Cameron Huddleston: 7 Ways to Save on Home Decor

The Kosher Gourmet by Steve Petusevsky Exploring ingredients as edible-stuffed containers (TWO RECIPES + TIPS & TECHINQUES)

Jewish World Review June 13, 2014 / 15 Sivan, 5774

Wrong Lessons from Cantor Defeat

By Linda Chavez

http://www.JewishWorldReview.com | House Majority Leader Eric Cantor's primary defeat this week is being widely touted as a warning to Republicans contemplating immigration reform. The popular narrative has it that because Cantor's opponent, David Brat, is a hard-line immigration opponent who accused Cantor of being "pro-amnesty," immigration was the deciding factor in the race. But the facts don't bear out this restrictionist fantasy.

First, whatever else one can say about Cantor — that he is one of the brightest members of the House, for example — he is no friend to immigration reform. NumbersUSA, an opponent of both legal and illegal immigration, gave Cantor an overall B rating in its "report card" on his voting record from 2011-2014, including an A-plus on reducing "amnesty entitlements" and an A-minus on "reducing illegal jobs and presence." Cantor would have scored higher overall, but he voted for visas for high-tech and other needed workers, and the immigration restrictionists want no immigration, period.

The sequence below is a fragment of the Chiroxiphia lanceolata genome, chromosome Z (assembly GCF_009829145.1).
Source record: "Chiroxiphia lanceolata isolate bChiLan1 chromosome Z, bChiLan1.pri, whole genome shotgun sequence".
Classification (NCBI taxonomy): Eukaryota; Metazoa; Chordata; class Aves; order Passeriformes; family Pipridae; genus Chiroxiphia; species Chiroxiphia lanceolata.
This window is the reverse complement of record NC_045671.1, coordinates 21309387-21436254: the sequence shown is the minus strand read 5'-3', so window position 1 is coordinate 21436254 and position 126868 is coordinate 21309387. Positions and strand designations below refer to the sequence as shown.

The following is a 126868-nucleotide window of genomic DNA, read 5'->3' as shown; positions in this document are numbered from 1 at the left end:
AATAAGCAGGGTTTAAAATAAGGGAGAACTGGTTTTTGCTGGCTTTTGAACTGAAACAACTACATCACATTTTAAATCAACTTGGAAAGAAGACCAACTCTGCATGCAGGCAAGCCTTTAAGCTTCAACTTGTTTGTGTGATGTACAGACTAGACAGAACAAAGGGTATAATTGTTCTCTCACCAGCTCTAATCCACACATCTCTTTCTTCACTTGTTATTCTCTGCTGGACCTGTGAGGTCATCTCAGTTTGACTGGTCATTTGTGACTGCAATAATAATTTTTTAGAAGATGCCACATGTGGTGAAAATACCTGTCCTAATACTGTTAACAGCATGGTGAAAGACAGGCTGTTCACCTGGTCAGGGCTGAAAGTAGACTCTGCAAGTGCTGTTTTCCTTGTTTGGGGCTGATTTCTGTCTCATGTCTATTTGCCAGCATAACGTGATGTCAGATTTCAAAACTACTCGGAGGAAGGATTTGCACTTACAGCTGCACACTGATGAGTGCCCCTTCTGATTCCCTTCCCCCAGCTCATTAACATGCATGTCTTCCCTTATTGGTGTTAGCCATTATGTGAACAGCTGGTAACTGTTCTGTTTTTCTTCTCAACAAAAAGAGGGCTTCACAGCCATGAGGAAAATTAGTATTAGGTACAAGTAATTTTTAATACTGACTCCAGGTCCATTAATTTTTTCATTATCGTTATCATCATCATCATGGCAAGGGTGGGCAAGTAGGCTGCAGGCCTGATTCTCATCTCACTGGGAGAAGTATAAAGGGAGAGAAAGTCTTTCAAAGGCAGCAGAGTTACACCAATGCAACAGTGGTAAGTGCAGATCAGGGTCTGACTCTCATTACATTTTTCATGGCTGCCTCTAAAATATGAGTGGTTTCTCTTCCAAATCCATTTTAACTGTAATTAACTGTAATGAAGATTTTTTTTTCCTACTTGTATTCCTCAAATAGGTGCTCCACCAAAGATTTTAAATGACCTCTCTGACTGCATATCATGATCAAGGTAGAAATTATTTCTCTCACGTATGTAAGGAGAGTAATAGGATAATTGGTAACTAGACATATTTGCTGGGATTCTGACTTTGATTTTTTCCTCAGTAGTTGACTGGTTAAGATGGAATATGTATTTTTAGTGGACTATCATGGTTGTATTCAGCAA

What seems to have given Brat an opening to attack him was Cantor's willingness to consider allowing unauthorized immigrants who had been brought to the U.S. as children to serve in the military and earn the legal right to stay here and eventually become citizens. But when push came to shove and Republican Rep. Jeff Denham of California tried to get a vote on a bill to do just that, Cantor shut him down.